A second set of content standard considerations lead students to study critical essays learning to recognize literary conventions and devices while examining the influences of social, cultural, and historical context. These standards deal with the literature-to-life connections helping them arrive at an understanding of the human condition as it is expressed through language, imaginative images, and personal interpretation. In considering these understandings and influences in my classroom, many of my students seem to recognize similarities between characters in the story and people around them. But my students seem to go a step further and, just as they become addicted to soap operas on television, my students imagine additional meaning in which these fictional characters seem to take on a "reality" in their lives. Students talk about these characters as if they truly exist. Fiction becomes fact in their minds. What are the implications of this? Do we possibly know more about some fictional characters then we do about the many people in our lives? Or do we interpret this to mean that the novelist has imagined and then created a completely believable story about human transformation that mirrors life, as my students know it?

The literature-to-film connections also need examination and discussion. What happens to these characters as they are transformed from print to the screen? Does three-dimensionality have an effect on how characters are perceived? Are they, in a sense, more alive because we can physically see them in motion? When a novel is considered for a film, how do directors and filmmakers decide what part of this human condition appears in the movie version? Which scenes are in and which are out? Does this selective process hurt the storyline? These questions will be the topics that might be raised as this unit unfolds in my classroom. Some of these will be left unanswered. That is an intended objective, as it will cause my students to continue thinking about the literature long after our formal classroom discussion is completed.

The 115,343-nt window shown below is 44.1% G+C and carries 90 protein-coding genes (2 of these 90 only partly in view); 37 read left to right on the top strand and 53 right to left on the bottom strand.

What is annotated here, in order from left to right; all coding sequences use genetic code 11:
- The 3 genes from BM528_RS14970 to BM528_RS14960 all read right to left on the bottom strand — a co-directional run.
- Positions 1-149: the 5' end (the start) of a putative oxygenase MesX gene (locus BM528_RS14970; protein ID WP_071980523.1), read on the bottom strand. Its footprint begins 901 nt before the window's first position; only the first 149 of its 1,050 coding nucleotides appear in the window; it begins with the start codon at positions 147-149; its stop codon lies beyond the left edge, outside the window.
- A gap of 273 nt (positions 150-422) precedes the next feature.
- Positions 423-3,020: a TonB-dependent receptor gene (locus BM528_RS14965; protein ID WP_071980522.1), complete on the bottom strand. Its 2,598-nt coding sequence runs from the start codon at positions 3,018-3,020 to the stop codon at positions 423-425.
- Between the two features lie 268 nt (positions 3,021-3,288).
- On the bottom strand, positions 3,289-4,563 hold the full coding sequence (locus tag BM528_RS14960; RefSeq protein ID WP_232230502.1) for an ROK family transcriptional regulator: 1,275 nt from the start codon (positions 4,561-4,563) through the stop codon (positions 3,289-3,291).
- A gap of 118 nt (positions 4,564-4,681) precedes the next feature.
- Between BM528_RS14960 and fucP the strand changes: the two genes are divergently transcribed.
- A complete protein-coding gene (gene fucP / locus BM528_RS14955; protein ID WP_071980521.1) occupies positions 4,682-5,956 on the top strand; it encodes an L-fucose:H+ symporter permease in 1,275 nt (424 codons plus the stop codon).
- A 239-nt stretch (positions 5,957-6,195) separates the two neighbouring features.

to top


Choosing the Text (and an accompanying good film)

This selection might seem like an easy task. Go on line, do a search for a selection of books that were made into movies, choose a book that was developed into a movie, and be done with it. Simple. But seventh and eighth grade students are an interesting bunch. They are fussy, fickle, and basically bored with just about all your choices! Or that's the face they have to wear if they want to be cool. They want to be anywhere but in school and socialization is the keynote of their existence. They are the centers of their own universe. "Me, I'm the only one who's important." The students in my school come from the "hood" where gangs, guns, violence, and instability are commonplace, so choosing the "right" book is extremely critical. As you probably already guessed, reading is not high on their list of activities so it has to be a book that hooks them quickly and speaks to them directly. Length should also be a consideration, as a large volume will be thought of as overwhelming and classroom time is always at a premium. The question becomes what should you look for when choosing novel?